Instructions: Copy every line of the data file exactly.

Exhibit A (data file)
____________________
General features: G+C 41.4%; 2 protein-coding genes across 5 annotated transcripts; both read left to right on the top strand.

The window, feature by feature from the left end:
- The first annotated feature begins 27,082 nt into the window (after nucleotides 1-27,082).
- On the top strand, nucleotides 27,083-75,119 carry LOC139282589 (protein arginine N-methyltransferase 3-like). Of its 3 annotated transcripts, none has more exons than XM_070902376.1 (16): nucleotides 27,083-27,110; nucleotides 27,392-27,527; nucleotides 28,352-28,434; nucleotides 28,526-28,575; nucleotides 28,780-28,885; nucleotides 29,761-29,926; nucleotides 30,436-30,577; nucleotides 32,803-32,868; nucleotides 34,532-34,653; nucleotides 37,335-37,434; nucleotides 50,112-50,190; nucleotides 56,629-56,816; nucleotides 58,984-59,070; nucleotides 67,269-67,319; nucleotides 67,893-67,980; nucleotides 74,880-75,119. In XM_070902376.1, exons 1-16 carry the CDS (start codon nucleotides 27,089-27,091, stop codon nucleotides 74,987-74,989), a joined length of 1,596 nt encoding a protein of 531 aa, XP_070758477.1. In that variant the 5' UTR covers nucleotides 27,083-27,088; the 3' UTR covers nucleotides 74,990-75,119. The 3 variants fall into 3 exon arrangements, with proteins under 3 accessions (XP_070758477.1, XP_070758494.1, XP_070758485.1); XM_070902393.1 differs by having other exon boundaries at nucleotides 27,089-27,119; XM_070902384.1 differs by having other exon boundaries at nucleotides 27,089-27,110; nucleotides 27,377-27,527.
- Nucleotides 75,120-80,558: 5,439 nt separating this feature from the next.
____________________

General features: G+C 41.4%; 2 protein-coding genes across 5 annotated transcripts; both read left to right on the top strand.

The window, feature by feature from the left end:
- The first annotated feature begins 27,082 nt into the window (after nucleotides 1-27,082).
- On the top strand, nucleotides 27,083-75,119 carry LOC139282589 (protein arginine N-methyltransferase 3-like). Of its 3 annotated transcripts, none has more exons than XM_070902376.1 (16): nucleotides 27,083-27,110; nucleotides 27,392-27,527; nucleotides 28,352-28,434; nucleotides 28,526-28,575; nucleotides 28,780-28,885; nucleotides 29,761-29,926; nucleotides 30,436-30,577; nucleotides 32,803-32,868; nucleotides 34,532-34,653; nucleotides 37,335-37,434; nucleotides 50,112-50,190; nucleotides 56,629-56,816; nucleotides 58,984-59,070; nucleotides 67,269-67,319; nucleotides 67,893-67,980; nucleotides 74,880-75,119. In XM_070902376.1, exons 1-16 carry the CDS (start codon nucleotides 27,089-27,091, stop codon nucleotides 74,987-74,989), a joined length of 1,596 nt encoding a protein of 531 aa, XP_070758477.1. In that variant the 5' UTR covers nucleotides 27,083-27,088; the 3' UTR covers nucleotides 74,990-75,119. The 3 variants fall into 3 exon arrangements, with proteins under 3 accessions (XP_070758477.1, XP_070758494.1, XP_070758485.1); XM_070902393.1 differs by having other exon boundaries at nucleotides 27,089-27,119; XM_070902384.1 differs by having other exon boundaries at nucleotides 27,089-27,110; nucleotides 27,377-27,527.
- Nucleotides 75,120-80,558: 5,439 nt separating this feature from the next.